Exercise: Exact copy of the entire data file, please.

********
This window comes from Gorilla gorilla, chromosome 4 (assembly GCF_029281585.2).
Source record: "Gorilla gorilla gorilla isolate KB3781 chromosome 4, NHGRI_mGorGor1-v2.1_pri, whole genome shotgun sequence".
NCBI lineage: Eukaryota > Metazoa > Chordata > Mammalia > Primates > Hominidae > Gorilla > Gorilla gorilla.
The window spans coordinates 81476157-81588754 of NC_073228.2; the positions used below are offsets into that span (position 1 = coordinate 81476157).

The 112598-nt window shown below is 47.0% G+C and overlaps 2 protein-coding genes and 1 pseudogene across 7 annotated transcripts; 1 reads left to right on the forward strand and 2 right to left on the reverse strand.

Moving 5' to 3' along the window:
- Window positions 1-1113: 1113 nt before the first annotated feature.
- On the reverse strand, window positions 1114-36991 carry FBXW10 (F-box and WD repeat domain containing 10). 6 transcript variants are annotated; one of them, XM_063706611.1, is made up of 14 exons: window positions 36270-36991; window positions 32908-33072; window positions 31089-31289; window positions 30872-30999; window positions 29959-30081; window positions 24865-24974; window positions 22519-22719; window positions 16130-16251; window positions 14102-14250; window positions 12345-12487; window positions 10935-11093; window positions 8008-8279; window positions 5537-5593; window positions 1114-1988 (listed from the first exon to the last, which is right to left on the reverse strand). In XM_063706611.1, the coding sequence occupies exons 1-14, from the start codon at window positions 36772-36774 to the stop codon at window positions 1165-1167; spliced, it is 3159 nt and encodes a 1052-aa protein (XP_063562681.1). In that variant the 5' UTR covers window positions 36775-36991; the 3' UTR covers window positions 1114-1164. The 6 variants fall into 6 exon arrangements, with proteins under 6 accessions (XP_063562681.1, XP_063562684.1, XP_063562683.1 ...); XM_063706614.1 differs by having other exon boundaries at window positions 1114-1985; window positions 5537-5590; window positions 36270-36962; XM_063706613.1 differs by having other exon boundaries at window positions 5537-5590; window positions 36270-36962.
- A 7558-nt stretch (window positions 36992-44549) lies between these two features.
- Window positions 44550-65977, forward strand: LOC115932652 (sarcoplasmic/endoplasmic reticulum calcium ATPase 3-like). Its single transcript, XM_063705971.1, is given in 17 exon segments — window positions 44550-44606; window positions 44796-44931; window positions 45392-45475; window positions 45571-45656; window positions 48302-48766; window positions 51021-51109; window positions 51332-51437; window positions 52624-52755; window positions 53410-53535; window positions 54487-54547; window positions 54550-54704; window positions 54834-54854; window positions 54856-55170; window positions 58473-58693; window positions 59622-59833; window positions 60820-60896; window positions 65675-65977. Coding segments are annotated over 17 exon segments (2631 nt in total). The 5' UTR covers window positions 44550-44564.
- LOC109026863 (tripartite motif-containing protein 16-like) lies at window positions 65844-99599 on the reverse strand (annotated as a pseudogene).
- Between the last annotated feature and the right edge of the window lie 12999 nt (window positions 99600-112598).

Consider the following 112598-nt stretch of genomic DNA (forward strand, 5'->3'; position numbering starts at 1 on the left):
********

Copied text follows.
This window comes from Gorilla gorilla, chromosome 4 (assembly GCF_029281585.2).
Source record: "Gorilla gorilla gorilla isolate KB3781 chromosome 4, NHGRI_mGorGor1-v2.1_pri, whole genome shotgun sequence".
NCBI lineage: Eukaryota > Metazoa > Chordata > Mammalia > Primates > Hominidae > Gorilla > Gorilla gorilla.
The window spans coordinates 81476157-81588754 of NC_073228.2; the positions used below are offsets into that span (position 1 = coordinate 81476157).

The 112598-nt window shown below is 47.0% G+C and overlaps 2 protein-coding genes and 1 pseudogene across 7 annotated transcripts; 1 reads left to right on the forward strand and 2 right to left on the reverse strand.

Moving 5' to 3' along the window:
- Window positions 1-1113: 1113 nt before the first annotated feature.
- On the reverse strand, window positions 1114-36991 carry FBXW10 (F-box and WD repeat domain containing 10). 6 transcript variants are annotated; one of them, XM_063706611.1, is made up of 14 exons: window positions 36270-36991; window positions 32908-33072; window positions 31089-31289; window positions 30872-30999; window positions 29959-30081; window positions 24865-24974; window positions 22519-22719; window positions 16130-16251; window positions 14102-14250; window positions 12345-12487; window positions 10935-11093; window positions 8008-8279; window positions 5537-5593; window positions 1114-1988 (listed from the first exon to the last, which is right to left on the reverse strand). In XM_063706611.1, the coding sequence occupies exons 1-14, from the start codon at window positions 36772-36774 to the stop codon at window positions 1165-1167; spliced, it is 3159 nt and encodes a 1052-aa protein (XP_063562681.1). In that variant the 5' UTR covers window positions 36775-36991; the 3' UTR covers window positions 1114-1164. The 6 variants fall into 6 exon arrangements, with proteins under 6 accessions (XP_063562681.1, XP_063562684.1, XP_063562683.1 ...); XM_063706614.1 differs by having other exon boundaries at window positions 1114-1985; window positions 5537-5590; window positions 36270-36962; XM_063706613.1 differs by having other exon boundaries at window positions 5537-5590; window positions 36270-36962.
- A 7558-nt stretch (window positions 36992-44549) lies between these two features.
- Window positions 44550-65977, forward strand: LOC115932652 (sarcoplasmic/endoplasmic reticulum calcium ATPase 3-like). Its single transcript, XM_063705971.1, is given in 17 exon segments — window positions 44550-44606; window positions 44796-44931; window positions 45392-45475; window positions 45571-45656; window positions 48302-48766; window positions 51021-51109; window positions 51332-51437; window positions 52624-52755; window positions 53410-53535; window positions 54487-54547; window positions 54550-54704; window positions 54834-54854; window positions 54856-55170; window positions 58473-58693; window positions 59622-59833; window positions 60820-60896; window positions 65675-65977. Coding segments are annotated over 17 exon segments (2631 nt in total). The 5' UTR covers window positions 44550-44564.
- LOC109026863 (tripartite motif-containing protein 16-like) lies at window positions 65844-99599 on the reverse strand (annotated as a pseudogene).
- Between the last annotated feature and the right edge of the window lie 12999 nt (window positions 99600-112598).

Consider the following 112598-nt stretch of genomic DNA (forward strand, 5'->3'; position numbering starts at 1 on the left):